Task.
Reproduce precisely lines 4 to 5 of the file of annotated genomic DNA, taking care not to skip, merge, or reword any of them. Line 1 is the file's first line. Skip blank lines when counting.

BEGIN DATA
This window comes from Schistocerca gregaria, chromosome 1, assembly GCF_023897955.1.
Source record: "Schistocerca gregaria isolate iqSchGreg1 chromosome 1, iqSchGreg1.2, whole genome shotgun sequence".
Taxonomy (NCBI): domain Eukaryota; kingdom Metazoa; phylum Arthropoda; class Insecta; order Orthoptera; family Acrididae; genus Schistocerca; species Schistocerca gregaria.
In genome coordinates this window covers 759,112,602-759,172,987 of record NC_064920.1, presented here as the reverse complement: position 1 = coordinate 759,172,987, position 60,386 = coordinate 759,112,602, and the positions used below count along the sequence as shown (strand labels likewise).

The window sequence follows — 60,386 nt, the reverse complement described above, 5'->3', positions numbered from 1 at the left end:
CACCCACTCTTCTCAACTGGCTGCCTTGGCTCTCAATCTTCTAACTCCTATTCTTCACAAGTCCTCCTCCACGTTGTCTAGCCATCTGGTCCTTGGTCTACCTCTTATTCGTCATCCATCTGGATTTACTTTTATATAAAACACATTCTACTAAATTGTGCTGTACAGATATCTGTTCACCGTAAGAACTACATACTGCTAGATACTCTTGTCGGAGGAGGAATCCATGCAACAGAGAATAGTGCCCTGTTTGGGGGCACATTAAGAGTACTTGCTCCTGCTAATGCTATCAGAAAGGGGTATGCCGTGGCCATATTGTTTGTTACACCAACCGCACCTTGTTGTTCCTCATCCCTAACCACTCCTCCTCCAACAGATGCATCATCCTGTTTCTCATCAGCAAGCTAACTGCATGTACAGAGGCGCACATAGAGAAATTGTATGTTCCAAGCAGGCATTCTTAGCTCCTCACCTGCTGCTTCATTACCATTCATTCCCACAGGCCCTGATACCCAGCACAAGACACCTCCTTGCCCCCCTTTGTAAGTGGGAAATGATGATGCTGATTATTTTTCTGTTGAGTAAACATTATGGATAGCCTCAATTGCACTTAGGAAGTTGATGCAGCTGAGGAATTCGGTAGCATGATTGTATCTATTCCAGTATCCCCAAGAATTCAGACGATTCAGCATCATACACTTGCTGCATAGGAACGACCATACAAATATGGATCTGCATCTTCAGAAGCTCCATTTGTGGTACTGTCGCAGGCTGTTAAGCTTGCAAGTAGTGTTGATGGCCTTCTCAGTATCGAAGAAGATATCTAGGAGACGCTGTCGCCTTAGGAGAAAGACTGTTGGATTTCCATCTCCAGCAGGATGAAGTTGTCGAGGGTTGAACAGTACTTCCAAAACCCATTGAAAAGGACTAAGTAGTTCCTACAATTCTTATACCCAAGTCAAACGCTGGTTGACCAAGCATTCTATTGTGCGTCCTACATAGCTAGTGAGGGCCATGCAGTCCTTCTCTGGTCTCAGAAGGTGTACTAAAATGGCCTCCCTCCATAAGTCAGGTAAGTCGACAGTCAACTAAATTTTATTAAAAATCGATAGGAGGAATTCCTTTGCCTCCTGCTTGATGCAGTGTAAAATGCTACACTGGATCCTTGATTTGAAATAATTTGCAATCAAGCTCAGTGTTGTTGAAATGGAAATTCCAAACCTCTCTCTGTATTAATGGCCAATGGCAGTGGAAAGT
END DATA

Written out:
In genome coordinates this window covers 759,112,602-759,172,987 of record NC_064920.1, presented here as the reverse complement: position 1 = coordinate 759,172,987, position 60,386 = coordinate 759,112,602, and the positions used below count along the sequence as shown (strand labels likewise).

The window sequence follows — 60,386 nt, the reverse complement described above, 5'->3', positions numbered from 1 at the left end: